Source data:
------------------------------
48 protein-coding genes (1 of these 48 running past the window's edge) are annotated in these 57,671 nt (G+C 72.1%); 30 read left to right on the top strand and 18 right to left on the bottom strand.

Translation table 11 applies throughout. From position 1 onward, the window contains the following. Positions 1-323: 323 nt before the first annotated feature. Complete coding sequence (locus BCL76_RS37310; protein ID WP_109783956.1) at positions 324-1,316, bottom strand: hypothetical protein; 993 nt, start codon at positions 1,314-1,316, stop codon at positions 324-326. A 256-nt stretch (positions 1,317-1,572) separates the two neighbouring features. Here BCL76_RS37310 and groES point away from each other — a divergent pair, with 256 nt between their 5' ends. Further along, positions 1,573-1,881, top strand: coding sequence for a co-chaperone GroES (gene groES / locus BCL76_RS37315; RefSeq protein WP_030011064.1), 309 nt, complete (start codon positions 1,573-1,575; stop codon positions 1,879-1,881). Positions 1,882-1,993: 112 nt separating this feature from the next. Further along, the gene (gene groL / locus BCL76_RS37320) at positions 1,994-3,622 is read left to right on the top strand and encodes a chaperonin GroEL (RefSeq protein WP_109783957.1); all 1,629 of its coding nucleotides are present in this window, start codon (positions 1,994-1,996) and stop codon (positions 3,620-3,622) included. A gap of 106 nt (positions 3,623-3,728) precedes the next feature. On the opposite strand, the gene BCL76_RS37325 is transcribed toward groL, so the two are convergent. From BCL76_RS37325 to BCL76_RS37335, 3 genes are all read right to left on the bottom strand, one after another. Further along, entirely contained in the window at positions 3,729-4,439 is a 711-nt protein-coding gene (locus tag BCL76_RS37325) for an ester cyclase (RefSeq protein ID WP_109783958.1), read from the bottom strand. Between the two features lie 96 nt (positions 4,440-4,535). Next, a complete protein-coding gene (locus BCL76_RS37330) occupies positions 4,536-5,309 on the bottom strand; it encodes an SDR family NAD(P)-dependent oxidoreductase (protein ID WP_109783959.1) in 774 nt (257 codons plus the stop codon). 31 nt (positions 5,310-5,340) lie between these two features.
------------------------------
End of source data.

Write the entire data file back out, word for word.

48 protein-coding genes (1 of these 48 running past the window's edge) are annotated in these 57,671 nt (G+C 72.1%); 30 read left to right on the top strand and 18 right to left on the bottom strand.

Translation table 11 applies throughout. From position 1 onward, the window contains the following. Positions 1-323: 323 nt before the first annotated feature. Complete coding sequence (locus BCL76_RS37310; protein ID WP_109783956.1) at positions 324-1,316, bottom strand: hypothetical protein; 993 nt, start codon at positions 1,314-1,316, stop codon at positions 324-326. A 256-nt stretch (positions 1,317-1,572) separates the two neighbouring features. Here BCL76_RS37310 and groES point away from each other — a divergent pair, with 256 nt between their 5' ends. Further along, positions 1,573-1,881, top strand: coding sequence for a co-chaperone GroES (gene groES / locus BCL76_RS37315; RefSeq protein WP_030011064.1), 309 nt, complete (start codon positions 1,573-1,575; stop codon positions 1,879-1,881). Positions 1,882-1,993: 112 nt separating this feature from the next. Further along, the gene (gene groL / locus BCL76_RS37320) at positions 1,994-3,622 is read left to right on the top strand and encodes a chaperonin GroEL (RefSeq protein WP_109783957.1); all 1,629 of its coding nucleotides are present in this window, start codon (positions 1,994-1,996) and stop codon (positions 3,620-3,622) included. A gap of 106 nt (positions 3,623-3,728) precedes the next feature. On the opposite strand, the gene BCL76_RS37325 is transcribed toward groL, so the two are convergent. From BCL76_RS37325 to BCL76_RS37335, 3 genes are all read right to left on the bottom strand, one after another. Further along, entirely contained in the window at positions 3,729-4,439 is a 711-nt protein-coding gene (locus tag BCL76_RS37325) for an ester cyclase (RefSeq protein ID WP_109783958.1), read from the bottom strand. Between the two features lie 96 nt (positions 4,440-4,535). Next, a complete protein-coding gene (locus BCL76_RS37330) occupies positions 4,536-5,309 on the bottom strand; it encodes an SDR family NAD(P)-dependent oxidoreductase (protein ID WP_109783959.1) in 774 nt (257 codons plus the stop codon). 31 nt (positions 5,310-5,340) lie between these two features.